Pe­traeus's Rus­sian dou­ble

The Pak Banker - - Front Page - Leonid Ber­shid­sky

TALK about par­al­lels. To Rus­sians, the adul­teryre­lated res­ig­na­tion of Cen­tral In­tel­li­gence Di­rec­tor David Pe­traeus looks un­can­nily like a scan­dal that re­cently hit their own de­fense min­is­ter, Igor Serdyukov.

Pe­traeus re­signed on Nov. 9, cit­ing his "poor judg­ment" in con­duct­ing an ex­tra­mar­i­tal af­fair, ap­par­ently with his bi­og­ra­pher, Paula Broad­well. Rus­sian Pres­i­dent Vladimir Putin fired Serdyukov on Nov. 6 amid ru­mors that the min­is­ter was hav­ing an af­fair with his sub­or­di­nate, Yev­ge­nia Vasi­lyeva.

The si­mul­ta­ne­ous scan­dals show just how dif­fer­ently the polit- ical ma­chines in Moscow and Wash­ing­ton work.

Pe­traeus's in­dis­cre­tion was dis­cov­ered by ac­ci­dent dur­ing an in­ves­ti­ga­tion into an e-mail harass­ment case, ac­cord­ing to U.S. news re­ports. By then, the af­fair had ended, and only the in­crim­i­nat­ing mes­sages re­mained. The White House was in­formed, and the fourstar gen­eral ten­dered his res­ig­na­tion amid dis­cus­sions of pos­si­ble se­cu­rity breaches that could be caused by such be­hav­ior. Pe­traeus him­self ac­knowl­edged the dan­ger.

Noth­ing was so straight­for­ward in Serdyukov's case. On Oct. 25, ac­cord­ing to Rus­sian news re­ports, in­ves­ti­ga­tors were greeted by the min­is­ter him­self when they ar­rived to search a 13-room apart­ment that be­longed to Vasi­lyeva, then head of the De­fense Min­istry's prop­erty depart­ment. She was a sus­pect in a ma­jor cor­rup­tion case. In­ves­ti­ga­tors said Vasi­lyeva's depart­ment in­vested vast amounts of gov­ern­ment money in the ren­o­va­tion of De­fense Min­istry prop­er­ties that were later sold off cheaply to pri­vate com­pa­nies. The search turned up $3 mil­lion worth of jew­elry, ac­cord­ing to the state-con­trolled news ser­vice Vesti. The in­ven­tory took sev­eral days to com­plete.

Blog­gers and some me­dia im­me­di­ately trum­peted that Serdyukov was ro­man­ti­cally in­volved with Vasi­lyeva. Af­ter all, the in­ves­ti­ga­tors had found him in her apart­ment at about 6 a.m. Some of the in­for­ma­tion came from sources within the min­istry, where Serdyukov, the first civil­ian to head Rus­sia's vast mil­i­tary ma­chine, was widely hated for his cost-cut­ting ini­tia­tives and his drive for a smaller, more pro­fes­sional armed force. Serdyukov has nei­ther con­firmed nor de­nied the af­fair.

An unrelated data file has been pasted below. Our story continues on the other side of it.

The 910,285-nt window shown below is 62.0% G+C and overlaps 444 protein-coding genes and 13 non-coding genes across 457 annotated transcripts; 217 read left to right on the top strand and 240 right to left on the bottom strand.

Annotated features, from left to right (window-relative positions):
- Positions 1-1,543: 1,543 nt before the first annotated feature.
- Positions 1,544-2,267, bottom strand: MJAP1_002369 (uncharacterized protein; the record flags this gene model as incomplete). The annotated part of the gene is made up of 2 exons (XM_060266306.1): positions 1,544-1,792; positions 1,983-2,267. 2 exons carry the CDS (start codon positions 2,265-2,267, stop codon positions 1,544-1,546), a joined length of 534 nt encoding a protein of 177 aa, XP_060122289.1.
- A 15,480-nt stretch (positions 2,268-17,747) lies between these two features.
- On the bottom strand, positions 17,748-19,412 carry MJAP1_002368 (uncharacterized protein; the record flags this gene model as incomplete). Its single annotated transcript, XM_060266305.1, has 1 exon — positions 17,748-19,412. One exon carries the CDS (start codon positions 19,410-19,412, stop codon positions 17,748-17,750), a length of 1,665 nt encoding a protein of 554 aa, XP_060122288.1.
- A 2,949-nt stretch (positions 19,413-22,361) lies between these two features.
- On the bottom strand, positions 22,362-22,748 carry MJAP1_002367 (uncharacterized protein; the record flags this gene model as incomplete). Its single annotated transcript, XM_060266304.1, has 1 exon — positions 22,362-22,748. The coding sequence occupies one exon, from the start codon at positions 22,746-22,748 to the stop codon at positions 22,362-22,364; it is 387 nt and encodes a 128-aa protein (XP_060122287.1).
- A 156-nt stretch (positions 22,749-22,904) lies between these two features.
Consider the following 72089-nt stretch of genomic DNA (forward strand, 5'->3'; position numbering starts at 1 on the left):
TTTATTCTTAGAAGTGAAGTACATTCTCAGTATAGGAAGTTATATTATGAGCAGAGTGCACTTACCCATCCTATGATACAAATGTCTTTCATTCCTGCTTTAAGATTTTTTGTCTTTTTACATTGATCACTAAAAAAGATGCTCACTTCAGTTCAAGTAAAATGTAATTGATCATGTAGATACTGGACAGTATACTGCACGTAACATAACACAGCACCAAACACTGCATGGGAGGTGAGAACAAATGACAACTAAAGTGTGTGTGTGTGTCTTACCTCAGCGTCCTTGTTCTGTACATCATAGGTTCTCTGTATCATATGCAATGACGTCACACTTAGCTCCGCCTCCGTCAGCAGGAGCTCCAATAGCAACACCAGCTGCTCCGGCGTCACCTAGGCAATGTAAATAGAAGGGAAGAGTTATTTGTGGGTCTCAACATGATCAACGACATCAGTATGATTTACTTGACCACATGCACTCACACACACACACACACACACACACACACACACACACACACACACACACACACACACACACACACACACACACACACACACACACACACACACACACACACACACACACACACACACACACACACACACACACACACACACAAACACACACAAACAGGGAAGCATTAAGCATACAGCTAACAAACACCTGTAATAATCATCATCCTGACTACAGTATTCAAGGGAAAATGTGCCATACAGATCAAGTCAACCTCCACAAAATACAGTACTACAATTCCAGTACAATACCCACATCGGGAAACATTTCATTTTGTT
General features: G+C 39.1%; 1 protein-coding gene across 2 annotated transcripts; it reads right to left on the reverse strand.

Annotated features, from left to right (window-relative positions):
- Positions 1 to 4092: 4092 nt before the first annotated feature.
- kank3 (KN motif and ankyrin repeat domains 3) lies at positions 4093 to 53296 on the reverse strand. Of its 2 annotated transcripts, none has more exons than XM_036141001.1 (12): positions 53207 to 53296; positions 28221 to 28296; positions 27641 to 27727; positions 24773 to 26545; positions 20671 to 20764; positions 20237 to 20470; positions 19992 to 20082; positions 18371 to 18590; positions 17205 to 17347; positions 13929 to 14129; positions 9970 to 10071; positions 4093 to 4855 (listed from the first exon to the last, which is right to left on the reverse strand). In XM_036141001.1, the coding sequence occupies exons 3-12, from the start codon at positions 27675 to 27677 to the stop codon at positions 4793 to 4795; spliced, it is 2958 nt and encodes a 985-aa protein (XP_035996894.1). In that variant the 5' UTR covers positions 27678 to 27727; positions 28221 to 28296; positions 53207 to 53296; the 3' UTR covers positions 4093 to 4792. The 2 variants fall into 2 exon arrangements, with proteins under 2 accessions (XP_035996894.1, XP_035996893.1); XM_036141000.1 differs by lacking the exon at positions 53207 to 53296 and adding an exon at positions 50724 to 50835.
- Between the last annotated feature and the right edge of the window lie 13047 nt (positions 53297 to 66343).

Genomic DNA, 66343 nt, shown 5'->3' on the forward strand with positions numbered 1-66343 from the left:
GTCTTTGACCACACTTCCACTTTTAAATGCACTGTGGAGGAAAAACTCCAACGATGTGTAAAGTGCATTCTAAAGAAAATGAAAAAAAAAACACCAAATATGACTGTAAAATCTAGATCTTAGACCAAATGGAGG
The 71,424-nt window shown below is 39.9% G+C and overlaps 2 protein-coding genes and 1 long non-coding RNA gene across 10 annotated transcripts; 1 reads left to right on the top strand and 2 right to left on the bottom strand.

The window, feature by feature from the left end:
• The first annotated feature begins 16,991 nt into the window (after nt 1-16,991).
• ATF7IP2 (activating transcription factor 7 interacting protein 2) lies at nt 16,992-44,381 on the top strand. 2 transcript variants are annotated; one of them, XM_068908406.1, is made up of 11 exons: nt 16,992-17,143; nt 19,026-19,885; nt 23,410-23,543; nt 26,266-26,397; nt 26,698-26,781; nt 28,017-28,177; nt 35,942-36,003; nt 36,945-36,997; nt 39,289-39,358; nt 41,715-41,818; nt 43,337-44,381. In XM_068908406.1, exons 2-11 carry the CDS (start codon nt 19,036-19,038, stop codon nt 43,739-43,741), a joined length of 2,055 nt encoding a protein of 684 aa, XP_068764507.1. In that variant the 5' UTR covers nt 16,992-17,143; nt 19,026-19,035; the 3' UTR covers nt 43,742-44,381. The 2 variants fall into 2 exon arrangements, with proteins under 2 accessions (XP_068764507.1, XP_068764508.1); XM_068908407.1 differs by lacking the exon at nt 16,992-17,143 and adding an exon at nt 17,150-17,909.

Adul­tery would be po­lit­i­cally per­ilous in Serdyukov's case. His wife is Yu­lia Zubkova, the daugh­ter of long­time Putin ally and for­mer Prime Min­is­ter Vik­tor Zubkov, who cur­rently serves as chair­man of the nat­u­ral gas mo­nop­oly Gazprom. The Serdyukovs and Vasi­lyeva are neigh­bors. "Serdyukov should not have an­gered his fa­ther-in-law," jour­nal­ist Tatyana Ne­treba wrote on the web­site of the news­pa­per Ar­gu­menti i Fakti. "We are all hu­man, but this is not just an of­fice ro­mance, it's an af­fair be­ing con­ducted in plain sight of the law­ful wife, the beloved daugh­ter of a top of­fi­cial."

Some com­men­ta­tors sus­pected that the sex scan­dal might be lit­tle more than a con­ve­nient ex­pla­na­tion for Serdyukov's dis­missal. Alexei Venedik­tov, head of the in­flu­en­tial Echo Moscow ra­dio sta­tion, pointed out that Serdyukov was not the only top de­fense of­fi­cial to go. Niko­lai Makarov, chief of the gen­eral staff, also lost his job, even though "he had not jilted a for­mer prime min­is­ter's daugh­ter."

"Un­der Serdyukov and Makarov, the De­fense Min­istry re­fused the ob­so­lete ar­ma­ments of­fered by the mil­i­tary-in­dus­trial com­plex for un­told sums of gov­ern­ment money. In­stead, it de­manded mod­ern weaponry, in­clud­ing sol­dier-pro­tec­tion sys­tems," Venedik­tov wrote. De­fen­sein­dus­try lob­by­ists "de­manded that the mil­i­tary buy what was al­ready de­vel­oped and pro­duced."

Lib­eral com­men­ta­tor Yu­lia Latyn­ina noted that in­fi­delity is rarely seen as an un­ac­cept­able of­fense among se­nior Rus­sian of­fi­cials. "If Serdyukov was fired for be­ing un­faith­ful," she wrote, "then why is he de­nied what oth­ers are al­lowed? It's been a long time since we saw Lyud­mila Putina by her au­gust hus­band's side, for ex­am­ple."

Serdyukov's ouster comes at a time when Rus­sia is step­ping up the rear­ma­ment of its mil­i­tary. In 2013, de­fense spend­ing is pro­jected to in­crease al­most 15 per­cent to about $71 bil­lion, or 3.2 per­cent of gross do­mes­tic prod­uct. The ex­act break­down of the ex­pen­di­ture is clas­si­fied, but much of it is go­ing to­ward the de­vel­op­ment and pur­chase of new weapons sys­tems.

Dmitry Ro­gozin, deputy prime min­is­ter in charge of the de­fense in­dus­try, gloated in an in­ter­view with the state-con­trolled RIA news agency, say­ing he hoped "the De­fense Min­istry will fix the plan­ning sys­tem for or­der­ing ar­ma­ments, and the in­dus­try will re­sume sta­ble, high-qual­ity pro­duc­tion."

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